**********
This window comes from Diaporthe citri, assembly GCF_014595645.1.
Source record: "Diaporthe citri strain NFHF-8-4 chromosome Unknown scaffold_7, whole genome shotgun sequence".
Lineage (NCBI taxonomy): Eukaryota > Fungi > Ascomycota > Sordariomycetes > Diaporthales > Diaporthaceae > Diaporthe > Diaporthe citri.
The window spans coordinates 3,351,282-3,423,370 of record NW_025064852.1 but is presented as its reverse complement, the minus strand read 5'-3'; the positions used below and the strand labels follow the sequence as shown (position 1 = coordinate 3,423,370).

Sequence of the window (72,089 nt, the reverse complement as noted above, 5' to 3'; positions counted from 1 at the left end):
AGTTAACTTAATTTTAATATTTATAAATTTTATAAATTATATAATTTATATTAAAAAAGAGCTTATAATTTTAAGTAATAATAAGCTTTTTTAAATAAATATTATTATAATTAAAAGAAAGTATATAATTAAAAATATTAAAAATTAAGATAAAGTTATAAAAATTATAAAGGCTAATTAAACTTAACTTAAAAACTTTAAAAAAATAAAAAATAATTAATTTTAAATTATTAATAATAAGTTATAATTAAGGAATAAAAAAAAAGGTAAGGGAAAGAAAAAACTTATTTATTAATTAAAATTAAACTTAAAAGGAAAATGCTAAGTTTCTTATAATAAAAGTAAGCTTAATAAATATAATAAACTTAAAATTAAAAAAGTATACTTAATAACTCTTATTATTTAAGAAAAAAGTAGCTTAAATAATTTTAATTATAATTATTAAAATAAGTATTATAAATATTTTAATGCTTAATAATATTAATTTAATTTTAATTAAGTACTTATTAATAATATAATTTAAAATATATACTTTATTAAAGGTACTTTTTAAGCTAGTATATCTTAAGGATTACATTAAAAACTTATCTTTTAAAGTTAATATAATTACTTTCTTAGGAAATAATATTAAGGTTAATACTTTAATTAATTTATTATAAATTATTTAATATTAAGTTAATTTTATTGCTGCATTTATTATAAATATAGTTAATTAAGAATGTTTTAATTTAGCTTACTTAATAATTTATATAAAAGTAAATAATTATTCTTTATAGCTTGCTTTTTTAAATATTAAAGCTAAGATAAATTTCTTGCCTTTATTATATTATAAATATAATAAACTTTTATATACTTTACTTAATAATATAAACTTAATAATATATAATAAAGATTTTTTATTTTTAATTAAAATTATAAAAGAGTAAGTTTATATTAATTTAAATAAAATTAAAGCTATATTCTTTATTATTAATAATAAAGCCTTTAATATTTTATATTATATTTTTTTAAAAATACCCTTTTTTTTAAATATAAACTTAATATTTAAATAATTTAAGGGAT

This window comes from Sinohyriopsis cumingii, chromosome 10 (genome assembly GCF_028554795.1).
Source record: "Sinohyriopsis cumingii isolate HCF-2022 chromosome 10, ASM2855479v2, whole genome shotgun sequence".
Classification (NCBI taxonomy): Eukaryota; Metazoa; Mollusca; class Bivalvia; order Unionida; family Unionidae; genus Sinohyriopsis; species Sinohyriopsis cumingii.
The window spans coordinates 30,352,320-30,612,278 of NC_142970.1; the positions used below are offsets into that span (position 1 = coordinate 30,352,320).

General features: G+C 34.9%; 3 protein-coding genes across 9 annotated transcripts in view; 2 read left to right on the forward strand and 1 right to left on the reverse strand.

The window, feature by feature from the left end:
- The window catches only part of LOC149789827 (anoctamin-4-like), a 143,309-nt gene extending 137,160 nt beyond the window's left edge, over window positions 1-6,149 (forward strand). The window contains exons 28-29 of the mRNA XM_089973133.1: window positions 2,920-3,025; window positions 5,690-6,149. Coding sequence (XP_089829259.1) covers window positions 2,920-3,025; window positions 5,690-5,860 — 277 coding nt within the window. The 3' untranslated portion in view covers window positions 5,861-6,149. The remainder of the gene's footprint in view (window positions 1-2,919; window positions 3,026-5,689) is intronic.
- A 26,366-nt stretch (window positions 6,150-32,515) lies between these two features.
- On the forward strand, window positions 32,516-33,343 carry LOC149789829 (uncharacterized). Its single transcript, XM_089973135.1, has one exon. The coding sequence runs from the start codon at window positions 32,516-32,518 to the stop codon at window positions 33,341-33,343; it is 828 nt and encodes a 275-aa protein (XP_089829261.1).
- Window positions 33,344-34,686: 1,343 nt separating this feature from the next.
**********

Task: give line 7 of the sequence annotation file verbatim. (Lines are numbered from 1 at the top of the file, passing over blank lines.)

This window comes from Sinohyriopsis cumingii, chromosome 10 (genome assembly GCF_028554795.1).